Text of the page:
Baca, who subsists solely on the food he grows in the mountains of Colorado, believes that the only way to decolonize our food system is to exist wholly apart from it. “The more I engage with the land I exist in, the more I remove myself from Western ideology,” he tells me. “I don’t use the word ‘chef’ anymore; it’s not part of my ideals.” For him, everything he needs to eat—a kitchen, pantry, or grocery store—is outside, and it is sometimes unpredictable. “I don’t get to have a militaristic say about what’s coming up, or going to happen, or what nature is doing.”
His hyper-local approach and definition of Indigenous cuisine may be the strictest of the three. “I use only the foods of where I’m from,” he states. In visioning a sustainable and healthy contemporary Indigenous cuisine with respect to tradition and history, Baca wrestles with which practices he will continue and which he will abandon. To start, he is working with others to re-indigenize surrounding forests that have been clear-cut, with Pinyon and Juniper.
“But,” Baca says, “when I go back home, my grandma will give me frybread to take with me. And I take it; I don’t eat that food, but I don’t tell my grandma that.”
Cooking and consuming “Indigenous food” means existing in a symbiotic state with our community and environment: to produce just enough, without incurring damage to the people and wildlife around us. This approach is hard to reconcile within our current food system’s preference for mega-mono-cropping and capitalistic ventures.
Sherman, however, believes the two goals can co-exist. His organization, NATIFS (which stands for “Native American Traditional Indigenous Food Systems”), has just achieved 501c3 nonprofit status. This year in Minneapolis, he plans to open the first of many Indigenous Food Labs; the hope is for these IFLs “to strengthen local communities through Indigenous food knowledge and access.” Each location will offer an Indigenous restaurant and educational programming (classes on wild foods, ethnobotany, preservation, history), as well as a vigorous research and development program.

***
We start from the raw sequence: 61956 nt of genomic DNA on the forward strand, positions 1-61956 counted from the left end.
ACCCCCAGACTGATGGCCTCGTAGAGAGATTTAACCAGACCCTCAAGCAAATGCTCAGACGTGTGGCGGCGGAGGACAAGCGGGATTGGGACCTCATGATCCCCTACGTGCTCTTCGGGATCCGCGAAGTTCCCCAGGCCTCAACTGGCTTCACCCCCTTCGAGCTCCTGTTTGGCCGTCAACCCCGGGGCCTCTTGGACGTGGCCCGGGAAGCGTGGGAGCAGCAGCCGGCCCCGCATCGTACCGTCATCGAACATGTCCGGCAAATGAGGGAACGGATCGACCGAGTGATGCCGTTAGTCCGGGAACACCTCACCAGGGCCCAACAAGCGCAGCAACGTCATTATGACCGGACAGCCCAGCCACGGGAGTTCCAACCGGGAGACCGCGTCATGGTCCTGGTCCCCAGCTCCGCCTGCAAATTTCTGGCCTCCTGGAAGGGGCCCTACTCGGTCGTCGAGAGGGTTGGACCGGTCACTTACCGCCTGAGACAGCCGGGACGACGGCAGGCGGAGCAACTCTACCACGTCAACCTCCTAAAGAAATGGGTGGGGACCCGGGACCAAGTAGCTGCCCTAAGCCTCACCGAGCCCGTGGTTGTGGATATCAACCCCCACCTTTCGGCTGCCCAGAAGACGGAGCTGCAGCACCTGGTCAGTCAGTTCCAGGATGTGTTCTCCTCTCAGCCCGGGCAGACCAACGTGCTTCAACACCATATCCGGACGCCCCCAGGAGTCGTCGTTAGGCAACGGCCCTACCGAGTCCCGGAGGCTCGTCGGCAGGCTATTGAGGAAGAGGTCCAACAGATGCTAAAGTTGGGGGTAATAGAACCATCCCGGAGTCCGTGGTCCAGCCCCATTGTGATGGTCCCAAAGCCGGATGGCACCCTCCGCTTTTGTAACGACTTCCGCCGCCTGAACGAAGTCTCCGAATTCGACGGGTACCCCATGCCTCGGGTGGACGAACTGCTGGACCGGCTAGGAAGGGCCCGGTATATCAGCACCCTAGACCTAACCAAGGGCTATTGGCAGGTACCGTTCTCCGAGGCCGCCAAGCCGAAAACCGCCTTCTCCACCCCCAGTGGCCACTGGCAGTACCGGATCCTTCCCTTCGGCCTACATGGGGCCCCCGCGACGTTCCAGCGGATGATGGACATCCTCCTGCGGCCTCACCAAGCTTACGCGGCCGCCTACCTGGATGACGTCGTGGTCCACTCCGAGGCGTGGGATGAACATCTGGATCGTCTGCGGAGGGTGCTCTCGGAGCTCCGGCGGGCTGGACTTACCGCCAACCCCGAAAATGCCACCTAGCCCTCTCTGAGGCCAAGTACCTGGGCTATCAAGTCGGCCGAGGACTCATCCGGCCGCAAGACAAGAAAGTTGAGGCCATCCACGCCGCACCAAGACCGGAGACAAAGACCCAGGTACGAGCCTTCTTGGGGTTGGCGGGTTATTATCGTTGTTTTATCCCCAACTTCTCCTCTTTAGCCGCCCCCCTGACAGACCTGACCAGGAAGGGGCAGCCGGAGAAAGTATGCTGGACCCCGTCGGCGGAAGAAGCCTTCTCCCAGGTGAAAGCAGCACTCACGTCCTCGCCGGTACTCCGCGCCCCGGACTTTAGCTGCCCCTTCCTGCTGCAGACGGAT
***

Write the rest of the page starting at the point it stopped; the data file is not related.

What’s more, NATIFS hopes to create, educate, and train local tribal community food businesses, which would be staffed by those who have undergone culinary training at IFL. By creating a market for Indigenous ingredients and methods, and putting education and food into the minds and bellies of anyone and everyone hungry to know, Sherman hopes to grow and bolster support for Indigenous communities.
Others, like Baca, are less optimistic. “Maintaining a constant supply of Indigenous foods for a restaurant is nearly impossible,” he says. “Those systems will never be big enough. I stepped away from that ideology because our own people are hungry; our own people need that food. We need to build from within by putting foods, information, and profit into our own people.”
Rico, who lives in Washington D.C., seems to toe the line. “I’m a line cook, for all its benefits and deterrents, at a restaurant serving ‘American food’ as interpreted through a Spanish-colonial lens. It’s clarified, for me, the difference between American and Indigenous food. They’ve asked me for ‘authentic’ recipes, and I’ve learned to say no.”
There may never be a set of mother sauces or cooking techniques to characterize “contemporary Indigenous cuisine.” Even within tribes, there are huge and hotly contested questions of values and identity. But there does seem to exist a through line: a universal commitment to controlling one’s own food and, in a very “American” way (as complicated as that may be), finally creating one’s own destiny.